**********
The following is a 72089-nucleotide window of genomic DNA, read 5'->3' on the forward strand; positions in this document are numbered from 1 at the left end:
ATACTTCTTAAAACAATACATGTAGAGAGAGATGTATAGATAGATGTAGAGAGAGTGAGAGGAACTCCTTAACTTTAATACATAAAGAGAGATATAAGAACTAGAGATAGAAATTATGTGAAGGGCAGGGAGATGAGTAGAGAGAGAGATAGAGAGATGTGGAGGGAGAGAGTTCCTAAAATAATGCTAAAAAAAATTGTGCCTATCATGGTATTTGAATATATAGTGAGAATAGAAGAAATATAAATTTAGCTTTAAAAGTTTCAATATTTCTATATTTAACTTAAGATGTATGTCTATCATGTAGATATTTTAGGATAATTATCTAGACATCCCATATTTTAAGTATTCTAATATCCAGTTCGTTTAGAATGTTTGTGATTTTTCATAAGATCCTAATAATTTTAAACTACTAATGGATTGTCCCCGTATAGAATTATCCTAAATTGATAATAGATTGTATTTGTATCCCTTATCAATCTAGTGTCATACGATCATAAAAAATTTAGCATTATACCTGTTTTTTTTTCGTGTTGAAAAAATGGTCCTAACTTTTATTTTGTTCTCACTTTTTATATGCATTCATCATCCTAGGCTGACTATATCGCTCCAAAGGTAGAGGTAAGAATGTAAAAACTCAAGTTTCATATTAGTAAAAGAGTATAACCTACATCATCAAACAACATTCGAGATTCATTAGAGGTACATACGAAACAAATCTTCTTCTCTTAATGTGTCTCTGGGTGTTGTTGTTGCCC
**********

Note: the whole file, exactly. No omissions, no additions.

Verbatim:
The following is a 72089-nucleotide window of genomic DNA, read 5'->3' on the forward strand; positions in this document are numbered from 1 at the left end:
ATACTTCTTAAAACAATACATGTAGAGAGAGATGTATAGATAGATGTAGAGAGAGTGAGAGGAACTCCTTAACTTTAATACATAAAGAGAGATATAAGAACTAGAGATAGAAATTATGTGAAGGGCAGGGAGATGAGTAGAGAGAGAGATAGAGAGATGTGGAGGGAGAGAGTTCCTAAAATAATGCTAAAAAAAATTGTGCCTATCATGGTATTTGAATATATAGTGAGAATAGAAGAAATATAAATTTAGCTTTAAAAGTTTCAATATTTCTATATTTAACTTAAGATGTATGTCTATCATGTAGATATTTTAGGATAATTATCTAGACATCCCATATTTTAAGTATTCTAATATCCAGTTCGTTTAGAATGTTTGTGATTTTTCATAAGATCCTAATAATTTTAAACTACTAATGGATTGTCCCCGTATAGAATTATCCTAAATTGATAATAGATTGTATTTGTATCCCTTATCAATCTAGTGTCATACGATCATAAAAAATTTAGCATTATACCTGTTTTTTTTTCGTGTTGAAAAAATGGTCCTAACTTTTATTTTGTTCTCACTTTTTATATGCATTCATCATCCTAGGCTGACTATATCGCTCCAAAGGTAGAGGTAAGAATGTAAAAACTCAAGTTTCATATTAGTAAAAGAGTATAACCTACATCATCAAACAACATTCGAGATTCATTAGAGGTACATACGAAACAAATCTTCTTCTCTTAATGTGTCTCTGGGTGTTGTTGTTGCCC